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With all due respect?

Every Issue

Cite as: December 2010 84(12) LIJ, p.82

Trial by media

Those who know Wangaratta solicitor Ian Watkins must have had a chuckle over their breakfast while reading The Border-Mail newspaper one recent Friday.

We are not talking about the funny pages, but a small article seeking to correct a mistake made in the previous day’s edition.

It concerned a client of Mr Watkins who was jailed after pleading guilty to assaulting police.

The original article contained a paragraph that no doubt fuelled that day’s bush telegraph. It said Mr Watkins “suffered borderline personality disorder and depression, which were aggravated by alcohol and cannabis use”.

The following day’s correction explained that this paragraph should have referred to Mr Watkins’ client, not the solicitor himself.

Mr Watkins was blissfully unaware of the original story or the correction until he arrived at a family barbecue the following Sunday.

The McSwineys partner heartily greeted his niece only to be told point-blank that “it is good to see that you are off the drugs, you are really looking well”.

This obviously floored Mr Watkins, who looked around and suddenly found himself surrounded by many strangers as well as friends.

“They were all looking at me. I asked her what she was talking about and she told me what had happened and we had a laugh,” he said.

But it was not the last he would hear of the misplaced paragraph.

Mr Watkins pulled into his local service station on the way home from the function, only for the bowser attendant to ask about his narcotic habit.

It would have been unsurprising had Mr Watkins used that full tank to roar out of town and lie low for a while.

And he may well wish he had.

The following morning a registrar greeted him as he arrived at the local Magistrates’ Court with: “Ian, good morning. How are you? I mean how are you? I know you’ve had your challenges of late”.

Bullstrode Whitelocke KC is to law what Chuck Norris is to manhood.

Read his fearless and frank publication Whitelocke: On Lawmanship (3rd edn) and the advice of the barrister famously known as “the Velvet Salamander” will render you a “gun-toting, doctrine-spitting, modern day champion of justice”.

Through the 170-page publication, Whitelocke explains how to become the quintessential modern lawman, from dealing with “juniors, solicitors and inferiors generally” to disrupting your opponent’s flow in court and stalking jurors to discover their “emotional trigger”.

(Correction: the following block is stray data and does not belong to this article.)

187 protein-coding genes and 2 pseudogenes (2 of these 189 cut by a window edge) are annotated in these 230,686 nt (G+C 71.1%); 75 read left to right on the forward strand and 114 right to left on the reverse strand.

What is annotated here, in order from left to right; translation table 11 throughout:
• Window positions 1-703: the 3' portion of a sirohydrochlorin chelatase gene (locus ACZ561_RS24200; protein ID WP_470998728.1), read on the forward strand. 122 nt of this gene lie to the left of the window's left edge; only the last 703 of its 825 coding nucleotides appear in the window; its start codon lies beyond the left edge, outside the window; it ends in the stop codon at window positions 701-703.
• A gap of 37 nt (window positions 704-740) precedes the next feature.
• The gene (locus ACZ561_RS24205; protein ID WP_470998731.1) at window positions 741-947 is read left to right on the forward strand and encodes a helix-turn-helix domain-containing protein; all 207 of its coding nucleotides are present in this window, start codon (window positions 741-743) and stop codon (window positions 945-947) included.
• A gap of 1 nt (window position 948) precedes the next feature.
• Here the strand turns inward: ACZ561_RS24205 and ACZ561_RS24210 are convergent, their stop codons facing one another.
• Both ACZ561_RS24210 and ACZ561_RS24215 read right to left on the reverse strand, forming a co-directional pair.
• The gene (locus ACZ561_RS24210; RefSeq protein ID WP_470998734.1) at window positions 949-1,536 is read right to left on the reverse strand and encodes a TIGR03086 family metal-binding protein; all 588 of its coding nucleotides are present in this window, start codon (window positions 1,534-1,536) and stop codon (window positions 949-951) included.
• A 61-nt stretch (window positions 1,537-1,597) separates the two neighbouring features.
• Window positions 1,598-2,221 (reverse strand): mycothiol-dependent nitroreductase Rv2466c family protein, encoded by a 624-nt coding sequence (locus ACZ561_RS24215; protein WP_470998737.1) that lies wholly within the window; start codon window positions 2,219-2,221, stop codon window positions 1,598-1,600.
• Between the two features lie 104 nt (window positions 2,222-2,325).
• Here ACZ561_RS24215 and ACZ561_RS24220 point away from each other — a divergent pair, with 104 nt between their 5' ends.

He believes that the best way to practise advocacy under pressure is to work in a jurisdiction with the death penalty, without reading your briefs.

The octogenarian – who believes he is Australia’s “most learned man” – believes that to say he wrote the book to help people “would be to oversimplify my munificence”.

And the man himself believes he has, with all due respect to Blackstone and the authors of the Magna Carta, created “the finest legal treatise ever conceived”.

And he should know, having declared himself a KC when taking silk in 1993, after a full 40 years at the Bar, as it was acknowledged that his achievements prior to King George V’s death had already warranted his elevation.

Whitelocke’s thoughts on law, life, leisure and love are a worthy summer read for those practitioners who want to get away from the law – but just cannot cut the umbilical cord.

For the record “lawmanship” is a Whitelocke-ism (if he can make up words, so can we) that can be defined as “effective communication executed with an aristocratic dignity no longer common in the colonies.”

So friend, in the words of Whitelocke: “Remember that if you aspire to be a great advocate, to do it properly you must leave nothing in the tank. No-one likes shandy.”

WADR has five copies of Whitelocke: On Lawmanship to give away. Simply enter by emailing or purchase a copy by visiting

Enjoy laughing at the failings, foibles and faux pas of others? Of course you do. Then why not contribute to WADR? By email to, by fax on 9607 9451 or by mail C/- LIJ, 470 Bourke Street, Melbourne 3000.


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